We're reading a couple of short Tolstoy works in the monthly book club I belong to.
Well, it has been a while since I really made an effort with Tolstoy. The last time was probably more than 30 years ago when I was trying to plow through Anna Karenina for a college course in The Russian Novel. I got hundreds of pages in but I was being driven insane by the man's style. So I skipped to the last chapter, read that, and wrote a paper on the book. I have a younger brother who just loves Anna, but for me it was dreadful.
Rand famously described Anna as the most evil book in serious lit. She read it as an attack on a woman's right to seek sexual/romantic happiness. Perhaps it was. I'm not sure. I suppose I should read it all the way through before I offer my opinion.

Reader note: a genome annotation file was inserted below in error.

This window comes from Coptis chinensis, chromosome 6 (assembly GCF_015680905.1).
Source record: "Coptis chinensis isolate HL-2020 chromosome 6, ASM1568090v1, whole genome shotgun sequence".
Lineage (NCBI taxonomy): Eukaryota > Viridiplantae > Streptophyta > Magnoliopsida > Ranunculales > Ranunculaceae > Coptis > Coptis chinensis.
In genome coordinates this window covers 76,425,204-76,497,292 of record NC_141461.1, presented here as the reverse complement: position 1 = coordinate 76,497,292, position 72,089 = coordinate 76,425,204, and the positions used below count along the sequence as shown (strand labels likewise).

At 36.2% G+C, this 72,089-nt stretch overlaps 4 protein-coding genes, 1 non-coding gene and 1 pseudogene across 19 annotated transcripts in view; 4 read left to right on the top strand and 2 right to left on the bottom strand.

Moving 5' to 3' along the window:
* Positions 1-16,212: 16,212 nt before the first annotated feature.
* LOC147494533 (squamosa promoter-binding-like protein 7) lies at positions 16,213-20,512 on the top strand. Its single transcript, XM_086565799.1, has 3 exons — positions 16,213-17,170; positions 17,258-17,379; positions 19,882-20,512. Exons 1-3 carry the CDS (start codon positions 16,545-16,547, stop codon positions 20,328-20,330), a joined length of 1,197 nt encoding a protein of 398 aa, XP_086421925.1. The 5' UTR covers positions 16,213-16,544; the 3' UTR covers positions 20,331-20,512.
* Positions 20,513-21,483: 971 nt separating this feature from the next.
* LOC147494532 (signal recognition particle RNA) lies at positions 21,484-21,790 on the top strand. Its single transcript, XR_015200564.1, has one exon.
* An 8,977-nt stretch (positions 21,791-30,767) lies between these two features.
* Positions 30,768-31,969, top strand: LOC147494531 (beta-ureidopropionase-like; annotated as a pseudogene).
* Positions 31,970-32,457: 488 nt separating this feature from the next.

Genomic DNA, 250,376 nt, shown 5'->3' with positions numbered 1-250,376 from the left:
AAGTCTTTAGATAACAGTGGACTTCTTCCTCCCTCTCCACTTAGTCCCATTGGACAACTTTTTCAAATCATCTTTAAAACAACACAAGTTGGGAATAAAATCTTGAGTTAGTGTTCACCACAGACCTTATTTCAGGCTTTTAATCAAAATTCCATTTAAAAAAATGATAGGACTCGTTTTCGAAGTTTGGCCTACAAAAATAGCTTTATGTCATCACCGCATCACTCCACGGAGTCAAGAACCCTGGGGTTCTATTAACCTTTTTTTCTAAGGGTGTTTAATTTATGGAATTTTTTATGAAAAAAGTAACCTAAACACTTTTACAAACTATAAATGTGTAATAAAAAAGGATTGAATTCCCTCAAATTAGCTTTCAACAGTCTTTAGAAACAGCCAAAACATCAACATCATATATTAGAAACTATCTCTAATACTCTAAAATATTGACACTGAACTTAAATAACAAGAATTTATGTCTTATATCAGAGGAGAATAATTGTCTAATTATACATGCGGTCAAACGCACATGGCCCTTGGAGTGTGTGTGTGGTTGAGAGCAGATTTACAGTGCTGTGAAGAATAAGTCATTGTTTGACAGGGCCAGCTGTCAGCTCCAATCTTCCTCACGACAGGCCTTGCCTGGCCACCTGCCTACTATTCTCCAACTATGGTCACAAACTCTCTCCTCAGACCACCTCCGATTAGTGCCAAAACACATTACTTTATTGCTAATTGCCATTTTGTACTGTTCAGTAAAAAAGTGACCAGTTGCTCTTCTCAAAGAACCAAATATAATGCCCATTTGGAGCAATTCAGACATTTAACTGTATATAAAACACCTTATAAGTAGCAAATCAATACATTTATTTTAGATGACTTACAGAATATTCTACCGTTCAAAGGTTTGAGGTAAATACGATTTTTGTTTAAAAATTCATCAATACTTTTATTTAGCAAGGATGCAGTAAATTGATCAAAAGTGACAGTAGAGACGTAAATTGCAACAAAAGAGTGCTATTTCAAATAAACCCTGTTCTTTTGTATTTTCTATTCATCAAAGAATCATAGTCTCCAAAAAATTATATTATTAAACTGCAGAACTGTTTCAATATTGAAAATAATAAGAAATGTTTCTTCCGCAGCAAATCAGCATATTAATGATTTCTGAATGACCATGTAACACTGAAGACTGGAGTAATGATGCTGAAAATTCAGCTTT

Anyhow, I started The Death of Ivan Ilytch. As the story starts out, the man is dead already. As his "friends" hear the news, Tolstoy says:
"..the mere fact of the death of a near acquaintance aroused, as usual, in all who heard of it the complacent feeling that, "it is he who is dead and not I.'"
Cheery guy, this Tolstory. I don't think he quite has it right either. I think it's true that we might feel glad that we're still alive when someone dies, but often the feeling is anything but complacent. And the idea that this is the main feeling people feel is simply... weird. Weird enough it makes me wonder if that's what Tolstoy typically felt himself and then overgeneralized.
Rhyme of the Day:
Brings no joy
But I'll try again. Maybe after 30 years I'll like him better. Or maybe he at least won't bug me so much. I'll give him this - he got a strong response from me.